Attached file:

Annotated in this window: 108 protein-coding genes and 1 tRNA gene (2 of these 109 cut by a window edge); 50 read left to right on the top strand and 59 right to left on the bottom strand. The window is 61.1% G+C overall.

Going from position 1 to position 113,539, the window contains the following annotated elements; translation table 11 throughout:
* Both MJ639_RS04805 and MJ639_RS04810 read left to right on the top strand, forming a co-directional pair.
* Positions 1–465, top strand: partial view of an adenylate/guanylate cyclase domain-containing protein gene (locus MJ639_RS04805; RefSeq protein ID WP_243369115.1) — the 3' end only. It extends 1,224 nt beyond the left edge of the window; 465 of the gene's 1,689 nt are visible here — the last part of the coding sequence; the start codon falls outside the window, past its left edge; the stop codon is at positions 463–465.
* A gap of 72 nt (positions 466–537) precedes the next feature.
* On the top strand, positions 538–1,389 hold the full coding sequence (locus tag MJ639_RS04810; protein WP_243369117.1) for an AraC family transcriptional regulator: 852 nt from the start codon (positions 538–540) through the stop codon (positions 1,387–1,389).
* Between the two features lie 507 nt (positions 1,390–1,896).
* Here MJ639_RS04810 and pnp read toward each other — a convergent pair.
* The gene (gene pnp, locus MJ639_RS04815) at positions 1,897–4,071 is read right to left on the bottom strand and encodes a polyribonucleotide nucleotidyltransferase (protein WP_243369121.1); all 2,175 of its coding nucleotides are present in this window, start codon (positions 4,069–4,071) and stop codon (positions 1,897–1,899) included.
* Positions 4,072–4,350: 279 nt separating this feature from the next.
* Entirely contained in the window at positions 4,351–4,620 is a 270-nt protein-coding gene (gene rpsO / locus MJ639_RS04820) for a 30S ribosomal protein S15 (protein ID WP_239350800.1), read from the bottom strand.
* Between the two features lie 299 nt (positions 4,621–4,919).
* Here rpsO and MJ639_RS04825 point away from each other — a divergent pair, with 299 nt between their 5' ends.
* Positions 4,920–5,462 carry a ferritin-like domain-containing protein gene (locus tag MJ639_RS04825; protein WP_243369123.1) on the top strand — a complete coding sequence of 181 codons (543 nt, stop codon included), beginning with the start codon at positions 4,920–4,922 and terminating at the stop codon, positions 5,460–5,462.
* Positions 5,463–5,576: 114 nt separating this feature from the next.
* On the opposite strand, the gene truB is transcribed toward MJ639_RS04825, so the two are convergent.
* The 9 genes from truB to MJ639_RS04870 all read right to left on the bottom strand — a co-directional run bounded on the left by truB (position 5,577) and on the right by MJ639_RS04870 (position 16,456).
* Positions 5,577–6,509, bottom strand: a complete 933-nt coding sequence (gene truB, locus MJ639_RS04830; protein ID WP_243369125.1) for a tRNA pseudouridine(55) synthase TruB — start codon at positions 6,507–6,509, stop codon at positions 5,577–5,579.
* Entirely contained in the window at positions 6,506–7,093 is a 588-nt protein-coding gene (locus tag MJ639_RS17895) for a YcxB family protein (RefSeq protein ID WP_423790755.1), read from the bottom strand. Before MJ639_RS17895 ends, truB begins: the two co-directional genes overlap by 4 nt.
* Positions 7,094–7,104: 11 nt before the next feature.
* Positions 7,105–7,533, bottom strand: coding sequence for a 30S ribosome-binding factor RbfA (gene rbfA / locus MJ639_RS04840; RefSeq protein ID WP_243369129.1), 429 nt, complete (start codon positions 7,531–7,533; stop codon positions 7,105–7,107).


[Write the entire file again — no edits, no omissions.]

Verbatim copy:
Annotated in this window: 108 protein-coding genes and 1 tRNA gene (2 of these 109 cut by a window edge); 50 read left to right on the top strand and 59 right to left on the bottom strand. The window is 61.1% G+C overall.

Going from position 1 to position 113,539, the window contains the following annotated elements; translation table 11 throughout:
* Both MJ639_RS04805 and MJ639_RS04810 read left to right on the top strand, forming a co-directional pair.
* Positions 1–465, top strand: partial view of an adenylate/guanylate cyclase domain-containing protein gene (locus MJ639_RS04805; RefSeq protein ID WP_243369115.1) — the 3' end only. It extends 1,224 nt beyond the left edge of the window; 465 of the gene's 1,689 nt are visible here — the last part of the coding sequence; the start codon falls outside the window, past its left edge; the stop codon is at positions 463–465.
* A gap of 72 nt (positions 466–537) precedes the next feature.
* On the top strand, positions 538–1,389 hold the full coding sequence (locus tag MJ639_RS04810; protein WP_243369117.1) for an AraC family transcriptional regulator: 852 nt from the start codon (positions 538–540) through the stop codon (positions 1,387–1,389).
* Between the two features lie 507 nt (positions 1,390–1,896).
* Here MJ639_RS04810 and pnp read toward each other — a convergent pair.
* The gene (gene pnp, locus MJ639_RS04815) at positions 1,897–4,071 is read right to left on the bottom strand and encodes a polyribonucleotide nucleotidyltransferase (protein WP_243369121.1); all 2,175 of its coding nucleotides are present in this window, start codon (positions 4,069–4,071) and stop codon (positions 1,897–1,899) included.
* Positions 4,072–4,350: 279 nt separating this feature from the next.
* Entirely contained in the window at positions 4,351–4,620 is a 270-nt protein-coding gene (gene rpsO / locus MJ639_RS04820) for a 30S ribosomal protein S15 (protein ID WP_239350800.1), read from the bottom strand.
* Between the two features lie 299 nt (positions 4,621–4,919).
* Here rpsO and MJ639_RS04825 point away from each other — a divergent pair, with 299 nt between their 5' ends.
* Positions 4,920–5,462 carry a ferritin-like domain-containing protein gene (locus tag MJ639_RS04825; protein WP_243369123.1) on the top strand — a complete coding sequence of 181 codons (543 nt, stop codon included), beginning with the start codon at positions 4,920–4,922 and terminating at the stop codon, positions 5,460–5,462.
* Positions 5,463–5,576: 114 nt separating this feature from the next.
* On the opposite strand, the gene truB is transcribed toward MJ639_RS04825, so the two are convergent.
* The 9 genes from truB to MJ639_RS04870 all read right to left on the bottom strand — a co-directional run bounded on the left by truB (position 5,577) and on the right by MJ639_RS04870 (position 16,456).
* Positions 5,577–6,509, bottom strand: a complete 933-nt coding sequence (gene truB, locus MJ639_RS04830; protein ID WP_243369125.1) for a tRNA pseudouridine(55) synthase TruB — start codon at positions 6,507–6,509, stop codon at positions 5,577–5,579.
* Entirely contained in the window at positions 6,506–7,093 is a 588-nt protein-coding gene (locus tag MJ639_RS17895) for a YcxB family protein (RefSeq protein ID WP_423790755.1), read from the bottom strand. Before MJ639_RS17895 ends, truB begins: the two co-directional genes overlap by 4 nt.
* Positions 7,094–7,104: 11 nt before the next feature.
* Positions 7,105–7,533, bottom strand: coding sequence for a 30S ribosome-binding factor RbfA (gene rbfA / locus MJ639_RS04840; RefSeq protein ID WP_243369129.1), 429 nt, complete (start codon positions 7,531–7,533; stop codon positions 7,105–7,107).